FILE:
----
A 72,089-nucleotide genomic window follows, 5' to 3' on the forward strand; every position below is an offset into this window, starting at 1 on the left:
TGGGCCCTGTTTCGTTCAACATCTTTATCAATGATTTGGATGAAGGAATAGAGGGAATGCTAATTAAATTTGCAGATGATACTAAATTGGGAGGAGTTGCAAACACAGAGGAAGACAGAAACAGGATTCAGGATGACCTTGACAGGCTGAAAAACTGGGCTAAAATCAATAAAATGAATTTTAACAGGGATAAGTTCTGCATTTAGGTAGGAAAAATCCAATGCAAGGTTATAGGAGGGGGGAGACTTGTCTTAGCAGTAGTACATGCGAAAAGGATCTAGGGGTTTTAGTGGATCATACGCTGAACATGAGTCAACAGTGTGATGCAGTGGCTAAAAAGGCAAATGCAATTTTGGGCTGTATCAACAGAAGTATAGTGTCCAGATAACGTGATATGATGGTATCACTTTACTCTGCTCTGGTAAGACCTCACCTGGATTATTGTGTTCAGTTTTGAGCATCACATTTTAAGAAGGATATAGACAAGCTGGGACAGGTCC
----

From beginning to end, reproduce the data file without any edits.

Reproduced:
A 72,089-nucleotide genomic window follows, 5' to 3' on the forward strand; every position below is an offset into this window, starting at 1 on the left:
TGGGCCCTGTTTCGTTCAACATCTTTATCAATGATTTGGATGAAGGAATAGAGGGAATGCTAATTAAATTTGCAGATGATACTAAATTGGGAGGAGTTGCAAACACAGAGGAAGACAGAAACAGGATTCAGGATGACCTTGACAGGCTGAAAAACTGGGCTAAAATCAATAAAATGAATTTTAACAGGGATAAGTTCTGCATTTAGGTAGGAAAAATCCAATGCAAGGTTATAGGAGGGGGGAGACTTGTCTTAGCAGTAGTACATGCGAAAAGGATCTAGGGGTTTTAGTGGATCATACGCTGAACATGAGTCAACAGTGTGATGCAGTGGCTAAAAAGGCAAATGCAATTTTGGGCTGTATCAACAGAAGTATAGTGTCCAGATAACGTGATATGATGGTATCACTTTACTCTGCTCTGGTAAGACCTCACCTGGATTATTGTGTTCAGTTTTGAGCATCACATTTTAAGAAGGATATAGACAAGCTGGGACAGGTCC